Standing idly behind the counter of a fried seafood restaurant in a small beach town, I smile falsely (as this summer job requires) as a pale boy who looks about eleven wanders inside. He shuffles up to the counter and slowly peels his nose away from his iPhone. He stares at the empty countertop, “May I please have a small french fry?” I can barely hear him, but I put his order through. My boss and the other fry cooks who stand behind me shake their heads as they throw raw potato wedges into boiling grease. When I give the boy his order, he hugs it to his chest, with his eyes glued to his device, and returns to the streets outside.
“Kids these days!” exclaims my boss as he worries, probably, about his own two-year-old, “They have no social skills because of that technology!”
This anger towards technology for ruining interpersonal communication is common. It is coupled with a nostalgia for the past, when kids would opt to spend their time playing baseball and riding bikes with each other. We see these trends not just among cynical, concerned parents, but also among our peers. Our classmates, roommates, coworkers, and friends turn to their little siblings and the students they tutor through PULSE, condemning them for using Snapchat and recalling their own experiences of having to ask their mom for permission to go on the one household computer.
“Kids have no empathy!” “Youth sports are dying!” “No social skills!” Such tag-lines are ironically posted and retweeted by these critics, the same people who skim articles that cite unfinished, unpublished studies. While there might be a sliver of truth to these catastrophic fears for the future, including a generation ridden with video game addiction and shorter attention spans, there is a prevailing positive impact of the internet surge on youth: it connects kids to the world.
While I myself had an ideal childhood (according to these internet critics), playing softball after school and catching frogs with my bare hands, I was simultaneously ignorant of our country’s violent presence in Iraq. Today, I still fail to fully understand this conflict, and it feels like a piece of distant history, as I was entirely passive and uninvolved in the current events of those years. Contrarily, the internet allows kids nowadays to be active participants in the history that is being crafted around them. It allows them to see, understand, and feel the maladies of this country unlike ever before.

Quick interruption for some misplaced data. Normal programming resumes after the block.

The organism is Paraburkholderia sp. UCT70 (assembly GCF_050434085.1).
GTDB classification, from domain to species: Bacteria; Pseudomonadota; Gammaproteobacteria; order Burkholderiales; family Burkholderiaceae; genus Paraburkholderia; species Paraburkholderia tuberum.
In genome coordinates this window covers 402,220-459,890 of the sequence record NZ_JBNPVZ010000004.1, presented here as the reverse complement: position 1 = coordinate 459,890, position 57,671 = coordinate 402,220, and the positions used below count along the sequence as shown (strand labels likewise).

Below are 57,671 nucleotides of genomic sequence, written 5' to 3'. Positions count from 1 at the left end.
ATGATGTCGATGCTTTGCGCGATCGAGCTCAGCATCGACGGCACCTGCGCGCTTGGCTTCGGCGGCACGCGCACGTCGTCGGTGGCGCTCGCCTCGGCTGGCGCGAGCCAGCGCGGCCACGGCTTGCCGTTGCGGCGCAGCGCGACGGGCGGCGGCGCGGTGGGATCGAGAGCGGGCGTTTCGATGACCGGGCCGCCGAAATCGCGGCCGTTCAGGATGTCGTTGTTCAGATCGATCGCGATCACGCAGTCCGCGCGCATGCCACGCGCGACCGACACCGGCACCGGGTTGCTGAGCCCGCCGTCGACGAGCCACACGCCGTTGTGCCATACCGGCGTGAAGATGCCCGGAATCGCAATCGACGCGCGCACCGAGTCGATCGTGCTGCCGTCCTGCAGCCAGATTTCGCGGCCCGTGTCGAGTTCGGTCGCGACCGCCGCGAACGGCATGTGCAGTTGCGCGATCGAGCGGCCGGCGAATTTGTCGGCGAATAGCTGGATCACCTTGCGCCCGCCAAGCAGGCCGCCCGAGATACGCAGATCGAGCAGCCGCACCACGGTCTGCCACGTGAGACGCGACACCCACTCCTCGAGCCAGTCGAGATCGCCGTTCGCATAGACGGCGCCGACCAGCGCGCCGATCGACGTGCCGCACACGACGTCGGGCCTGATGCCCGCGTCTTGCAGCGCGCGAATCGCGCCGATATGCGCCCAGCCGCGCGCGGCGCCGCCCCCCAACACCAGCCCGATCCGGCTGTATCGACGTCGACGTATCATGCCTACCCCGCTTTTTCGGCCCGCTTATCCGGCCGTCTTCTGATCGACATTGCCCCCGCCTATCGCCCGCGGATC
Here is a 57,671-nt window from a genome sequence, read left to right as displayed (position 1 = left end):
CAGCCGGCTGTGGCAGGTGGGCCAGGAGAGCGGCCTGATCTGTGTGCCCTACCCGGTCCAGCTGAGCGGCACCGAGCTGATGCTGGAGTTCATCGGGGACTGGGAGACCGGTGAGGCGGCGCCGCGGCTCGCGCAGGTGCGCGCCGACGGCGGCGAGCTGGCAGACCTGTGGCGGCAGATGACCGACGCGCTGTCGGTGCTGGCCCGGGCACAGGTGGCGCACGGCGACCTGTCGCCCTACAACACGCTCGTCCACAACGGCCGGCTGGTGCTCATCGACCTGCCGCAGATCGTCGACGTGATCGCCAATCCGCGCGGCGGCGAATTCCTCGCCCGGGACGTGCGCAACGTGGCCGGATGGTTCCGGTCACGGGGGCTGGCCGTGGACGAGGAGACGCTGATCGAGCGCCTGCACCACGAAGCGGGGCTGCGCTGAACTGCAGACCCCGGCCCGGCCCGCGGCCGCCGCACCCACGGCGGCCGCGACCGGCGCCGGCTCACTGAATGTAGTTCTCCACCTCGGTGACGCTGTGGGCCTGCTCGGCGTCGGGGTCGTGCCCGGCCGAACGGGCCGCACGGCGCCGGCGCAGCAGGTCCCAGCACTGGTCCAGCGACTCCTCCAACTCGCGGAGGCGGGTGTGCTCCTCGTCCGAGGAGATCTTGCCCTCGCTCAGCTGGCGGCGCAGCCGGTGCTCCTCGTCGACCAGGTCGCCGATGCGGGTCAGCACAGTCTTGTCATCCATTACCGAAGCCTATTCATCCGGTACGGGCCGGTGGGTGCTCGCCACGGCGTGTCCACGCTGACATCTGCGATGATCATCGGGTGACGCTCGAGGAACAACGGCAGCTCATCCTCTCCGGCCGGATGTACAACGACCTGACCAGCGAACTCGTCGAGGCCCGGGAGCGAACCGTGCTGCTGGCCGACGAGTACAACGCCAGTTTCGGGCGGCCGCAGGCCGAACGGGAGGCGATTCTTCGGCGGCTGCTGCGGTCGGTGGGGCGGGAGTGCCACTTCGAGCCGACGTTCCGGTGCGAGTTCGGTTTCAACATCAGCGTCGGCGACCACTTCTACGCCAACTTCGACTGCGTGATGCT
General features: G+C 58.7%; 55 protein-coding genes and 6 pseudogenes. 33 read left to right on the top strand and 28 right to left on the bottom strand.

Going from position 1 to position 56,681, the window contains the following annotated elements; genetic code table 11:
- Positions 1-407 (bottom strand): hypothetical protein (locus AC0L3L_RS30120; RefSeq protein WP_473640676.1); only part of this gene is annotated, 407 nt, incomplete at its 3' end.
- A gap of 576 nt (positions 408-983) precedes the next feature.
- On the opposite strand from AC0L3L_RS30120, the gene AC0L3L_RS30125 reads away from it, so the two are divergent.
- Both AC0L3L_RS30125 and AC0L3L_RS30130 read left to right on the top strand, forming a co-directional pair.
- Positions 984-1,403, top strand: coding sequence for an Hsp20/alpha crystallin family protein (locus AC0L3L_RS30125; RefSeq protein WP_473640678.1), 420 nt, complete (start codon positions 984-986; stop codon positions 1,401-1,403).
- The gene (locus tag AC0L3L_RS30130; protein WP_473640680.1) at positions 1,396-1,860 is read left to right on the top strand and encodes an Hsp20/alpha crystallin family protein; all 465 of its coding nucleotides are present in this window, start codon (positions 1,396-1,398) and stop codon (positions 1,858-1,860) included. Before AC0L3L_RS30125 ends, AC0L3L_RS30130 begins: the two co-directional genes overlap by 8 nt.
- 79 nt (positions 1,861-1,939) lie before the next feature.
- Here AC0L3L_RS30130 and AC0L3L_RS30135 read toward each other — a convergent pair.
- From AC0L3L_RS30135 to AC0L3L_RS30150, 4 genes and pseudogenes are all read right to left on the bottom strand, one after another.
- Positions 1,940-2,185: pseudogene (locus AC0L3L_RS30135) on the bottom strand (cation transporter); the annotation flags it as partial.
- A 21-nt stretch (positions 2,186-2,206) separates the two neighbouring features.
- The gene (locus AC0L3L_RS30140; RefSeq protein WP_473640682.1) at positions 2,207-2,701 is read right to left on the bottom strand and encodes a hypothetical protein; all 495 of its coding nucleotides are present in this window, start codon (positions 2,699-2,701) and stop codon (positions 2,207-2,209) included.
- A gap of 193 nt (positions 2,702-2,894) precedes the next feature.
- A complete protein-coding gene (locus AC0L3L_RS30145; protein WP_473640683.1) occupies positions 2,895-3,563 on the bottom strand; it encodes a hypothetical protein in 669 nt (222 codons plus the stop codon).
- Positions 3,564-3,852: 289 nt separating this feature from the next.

This connectivity easily scares us, as we strive to protect kids from swear words on the radio and inappropriate TV shows, but we have reached an era where we can no longer protect them from the reality of gun violence, racism, homophobia, war, and the many other flavors of hatred that we are forced to taste every day. So as opposed to cultivating a generation marked by naivety, the internet actually educates kids about world affairs and then empowers them to act upon injustice.
Many young elementary and middle school students see and understand the hateful, polarized political climate of our country, and they innocently wonder why we can’t simply allow hardworking immigrants to join us, Black citizens to feel protected by law enforcement, and students to know they are safe from gun violence at school. Whether it's the students in Roxbury from my PULSE placement, or my nieces and nephews who rarely set foot out of small-town South Carolina, I hear the same chorus: The world can be better.
They know this because in their devices, right alongside videos of police brutality, there are also messages of love, diversity, and inclusion. Open Youtube, Tumblr, Musical.ly, or any other social platform and you will quickly understand that the boy who wandered into that fried food shop isn’t suffering from some epidemic of failed social interaction; rather, he is thriving from a new, worldly platform of communication in ways that kids from the early 2000s and before were not privy to.
The internet isn’t forcing the youth of today to become introverted and antisocial. Notably, there are still plenty of outspoken, social, and extroverted kids who avidly participate in theatre, sports, and other activities. For those kids who are afflicted with social anxiety, the internet provides new modes of self-expression, offering a way to stay connected to distant friends, and allowing people, for the first time, to fully understand the vastness of the world.
The reason “kids these days” are always on their devices is because kids are now able to step outside whatever physical community encloses them, and they are able to learn things inaccessible to them by teachers, parents, siblings, or bullies. They have the power to explore their sexuality, their race, their interests, and themselves at large so much earlier than other generations were able to. And although parents and older siblings view this exposure as terrifying, it is the future. We are rapidly moving into a technologically global community, and these youngsters are our future teachers, senators, CEOs, and active citizens. It is their empathy and understanding of diversity that will drive them to heal the narrow-mindedness of today's worldly climate. Just because we didn't have Angry Birds when we were kids, we have no right to shame today's youth or hold them back from fulfilling the well-rounded, progressive roles they are stepping into.